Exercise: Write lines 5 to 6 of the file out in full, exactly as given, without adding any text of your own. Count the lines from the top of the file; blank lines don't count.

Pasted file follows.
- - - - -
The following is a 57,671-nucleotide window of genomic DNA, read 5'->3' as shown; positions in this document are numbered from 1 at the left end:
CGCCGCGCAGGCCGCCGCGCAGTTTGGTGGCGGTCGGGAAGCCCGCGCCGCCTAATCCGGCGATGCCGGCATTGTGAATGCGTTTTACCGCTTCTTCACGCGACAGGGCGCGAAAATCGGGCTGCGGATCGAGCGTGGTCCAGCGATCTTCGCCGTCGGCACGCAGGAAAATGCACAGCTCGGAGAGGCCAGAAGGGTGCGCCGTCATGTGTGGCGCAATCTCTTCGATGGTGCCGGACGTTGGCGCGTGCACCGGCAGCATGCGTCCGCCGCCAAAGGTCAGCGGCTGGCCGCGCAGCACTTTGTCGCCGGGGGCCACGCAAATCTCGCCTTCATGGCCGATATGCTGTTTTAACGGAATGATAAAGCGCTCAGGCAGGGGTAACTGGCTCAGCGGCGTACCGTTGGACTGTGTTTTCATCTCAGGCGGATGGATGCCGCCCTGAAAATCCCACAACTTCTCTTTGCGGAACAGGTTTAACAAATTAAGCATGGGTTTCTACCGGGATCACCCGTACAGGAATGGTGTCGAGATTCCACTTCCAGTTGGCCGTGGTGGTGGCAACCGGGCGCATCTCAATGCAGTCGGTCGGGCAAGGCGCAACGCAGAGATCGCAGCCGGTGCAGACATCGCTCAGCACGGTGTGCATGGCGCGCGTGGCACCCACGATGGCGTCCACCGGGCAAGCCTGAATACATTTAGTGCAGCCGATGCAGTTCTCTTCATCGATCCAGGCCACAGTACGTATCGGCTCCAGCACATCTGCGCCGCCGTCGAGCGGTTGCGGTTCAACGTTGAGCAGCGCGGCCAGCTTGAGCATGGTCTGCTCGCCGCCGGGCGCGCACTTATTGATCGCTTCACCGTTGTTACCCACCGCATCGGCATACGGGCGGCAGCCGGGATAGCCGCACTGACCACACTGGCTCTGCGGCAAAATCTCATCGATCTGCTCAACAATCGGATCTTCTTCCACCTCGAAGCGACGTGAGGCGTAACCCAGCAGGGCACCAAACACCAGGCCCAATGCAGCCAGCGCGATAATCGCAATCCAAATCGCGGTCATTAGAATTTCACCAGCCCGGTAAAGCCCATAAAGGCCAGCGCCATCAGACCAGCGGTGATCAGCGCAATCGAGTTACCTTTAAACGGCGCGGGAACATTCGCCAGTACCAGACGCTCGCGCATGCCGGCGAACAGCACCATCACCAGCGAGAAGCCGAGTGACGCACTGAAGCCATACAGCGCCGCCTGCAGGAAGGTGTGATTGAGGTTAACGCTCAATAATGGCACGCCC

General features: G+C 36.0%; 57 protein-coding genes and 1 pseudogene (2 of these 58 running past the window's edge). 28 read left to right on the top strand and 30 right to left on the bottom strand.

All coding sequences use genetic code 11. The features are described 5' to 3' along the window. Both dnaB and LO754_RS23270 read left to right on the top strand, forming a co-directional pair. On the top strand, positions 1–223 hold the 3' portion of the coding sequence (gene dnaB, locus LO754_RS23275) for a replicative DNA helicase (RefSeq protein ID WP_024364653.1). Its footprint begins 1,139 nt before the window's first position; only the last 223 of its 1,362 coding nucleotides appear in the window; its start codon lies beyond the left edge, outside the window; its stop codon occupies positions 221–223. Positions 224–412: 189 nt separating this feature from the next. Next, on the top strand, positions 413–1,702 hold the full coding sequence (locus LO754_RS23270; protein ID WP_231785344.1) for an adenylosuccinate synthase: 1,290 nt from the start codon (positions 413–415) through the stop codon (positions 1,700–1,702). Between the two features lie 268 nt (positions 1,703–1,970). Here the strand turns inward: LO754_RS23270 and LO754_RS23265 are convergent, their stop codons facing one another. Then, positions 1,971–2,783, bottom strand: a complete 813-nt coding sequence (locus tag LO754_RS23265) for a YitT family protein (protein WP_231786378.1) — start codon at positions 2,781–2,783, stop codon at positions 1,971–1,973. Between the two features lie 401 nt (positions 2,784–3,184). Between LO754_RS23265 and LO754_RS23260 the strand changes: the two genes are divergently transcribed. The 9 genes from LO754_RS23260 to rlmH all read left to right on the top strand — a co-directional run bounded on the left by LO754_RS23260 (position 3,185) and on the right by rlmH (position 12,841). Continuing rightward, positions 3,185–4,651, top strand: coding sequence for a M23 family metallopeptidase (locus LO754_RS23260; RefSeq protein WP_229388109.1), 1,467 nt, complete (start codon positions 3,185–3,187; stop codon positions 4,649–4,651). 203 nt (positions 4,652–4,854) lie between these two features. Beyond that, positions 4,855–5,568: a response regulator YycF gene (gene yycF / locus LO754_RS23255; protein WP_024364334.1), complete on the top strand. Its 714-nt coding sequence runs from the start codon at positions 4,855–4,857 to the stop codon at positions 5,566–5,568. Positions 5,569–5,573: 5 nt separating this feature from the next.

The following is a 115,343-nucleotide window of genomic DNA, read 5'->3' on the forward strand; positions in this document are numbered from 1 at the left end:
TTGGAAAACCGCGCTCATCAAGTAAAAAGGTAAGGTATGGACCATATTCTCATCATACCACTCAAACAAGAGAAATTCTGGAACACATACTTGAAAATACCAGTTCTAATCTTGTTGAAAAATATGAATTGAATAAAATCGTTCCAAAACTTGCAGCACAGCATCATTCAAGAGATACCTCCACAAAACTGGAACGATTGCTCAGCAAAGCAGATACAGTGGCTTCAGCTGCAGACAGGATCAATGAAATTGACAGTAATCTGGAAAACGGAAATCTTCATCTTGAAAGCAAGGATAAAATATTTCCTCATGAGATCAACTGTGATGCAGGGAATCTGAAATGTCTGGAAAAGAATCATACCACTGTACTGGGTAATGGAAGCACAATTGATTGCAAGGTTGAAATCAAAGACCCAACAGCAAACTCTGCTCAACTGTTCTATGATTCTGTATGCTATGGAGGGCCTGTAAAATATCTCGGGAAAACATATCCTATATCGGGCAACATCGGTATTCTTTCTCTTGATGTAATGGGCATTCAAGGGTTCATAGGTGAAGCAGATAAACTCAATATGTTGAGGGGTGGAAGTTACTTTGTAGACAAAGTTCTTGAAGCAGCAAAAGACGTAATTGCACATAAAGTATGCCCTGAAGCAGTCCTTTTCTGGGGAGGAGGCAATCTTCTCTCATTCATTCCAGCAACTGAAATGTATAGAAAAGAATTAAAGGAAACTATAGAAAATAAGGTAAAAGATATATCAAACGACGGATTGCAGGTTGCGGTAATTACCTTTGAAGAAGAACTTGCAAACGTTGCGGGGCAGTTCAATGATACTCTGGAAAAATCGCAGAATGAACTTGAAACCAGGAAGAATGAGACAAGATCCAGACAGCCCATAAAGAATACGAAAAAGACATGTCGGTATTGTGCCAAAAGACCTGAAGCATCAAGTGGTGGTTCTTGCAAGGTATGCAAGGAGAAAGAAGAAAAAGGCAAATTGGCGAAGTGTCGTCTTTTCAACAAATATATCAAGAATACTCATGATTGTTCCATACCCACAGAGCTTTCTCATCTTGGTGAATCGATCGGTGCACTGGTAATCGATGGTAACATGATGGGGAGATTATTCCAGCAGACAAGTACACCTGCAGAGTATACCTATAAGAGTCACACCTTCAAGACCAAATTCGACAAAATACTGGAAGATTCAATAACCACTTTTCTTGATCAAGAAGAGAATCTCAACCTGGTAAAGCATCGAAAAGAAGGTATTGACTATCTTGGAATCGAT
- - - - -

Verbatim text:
The following is a 115,343-nucleotide window of genomic DNA, read 5'->3' on the forward strand; positions in this document are numbered from 1 at the left end:
TTGGAAAACCGCGCTCATCAAGTAAAAAGGTAAGGTATGGACCATATTCTCATCATACCACTCAAACAAGAGAAATTCTGGAACACATACTTGAAAATACCAGTTCTAATCTTGTTGAAAAATATGAATTGAATAAAATCGTTCCAAAACTTGCAGCACAGCATCATTCAAGAGATACCTCCACAAAACTGGAACGATTGCTCAGCAAAGCAGATACAGTGGCTTCAGCTGCAGACAGGATCAATGAAATTGACAGTAATCTGGAAAACGGAAATCTTCATCTTGAAAGCAAGGATAAAATATTTCCTCATGAGATCAACTGTGATGCAGGGAATCTGAAATGTCTGGAAAAGAATCATACCACTGTACTGGGTAATGGAAGCACAATTGATTGCAAGGTTGAAATCAAAGACCCAACAGCAAACTCTGCTCAACTGTTCTATGATTCTGTATGCTATGGAGGGCCTGTAAAATATCTCGGGAAAACATATCCTATATCGGGCAACATCGGTATTCTTTCTCTTGATGTAATGGGCATTCAAGGGTTCATAGGTGAAGCAGATAAACTCAATATGTTGAGGGGTGGAAGTTACTTTGTAGACAAAGTTCTTGAAGCAGCAAAAGACGTAATTGCACATAAAGTATGCCCTGAAGCAGTCCTTTTCTGGGGAGGAGGCAATCTTCTCTCATTCATTCCAGCAACTGAAATGTATAGAAAAGAATTAAAGGAAACTATAGAAAATAAGGTAAAAGATATATCAAACGACGGATTGCAGGTTGCGGTAATTACCTTTGAAGAAGAACTTGCAAACGTTGCGGGGCAGTTCAATGATACTCTGGAAAAATCGCAGAATGAACTTGAAACCAGGAAGAATGAGACAAGATCCAGACAGCCCATAAAGAATACGAAAAAGACATGTCGGTATTGTGCCAAAAGACCTGAAGCATCAAGTGGTGGTTCTTGCAAGGTATGCAAGGAGAAAGAAGAAAAAGGCAAATTGGCGAAGTGTCGTCTTTTCAACAAATATATCAAGAATACTCATGATTGTTCCATACCCACAGAGCTTTCTCATCTTGGTGAATCGATCGGTGCACTGGTAATCGATGGTAACATGATGGGGAGATTATTCCAGCAGACAAGTACACCTGCAGAGTATACCTATAAGAGTCACACCTTCAAGACCAAATTCGACAAAATACTGGAAGATTCAATAACCACTTTTCTTGATCAAGAAGAGAATCTCAACCTGGTAAAGCATCGAAAAGAAGGTATTGACTATCTTGGAATCGAT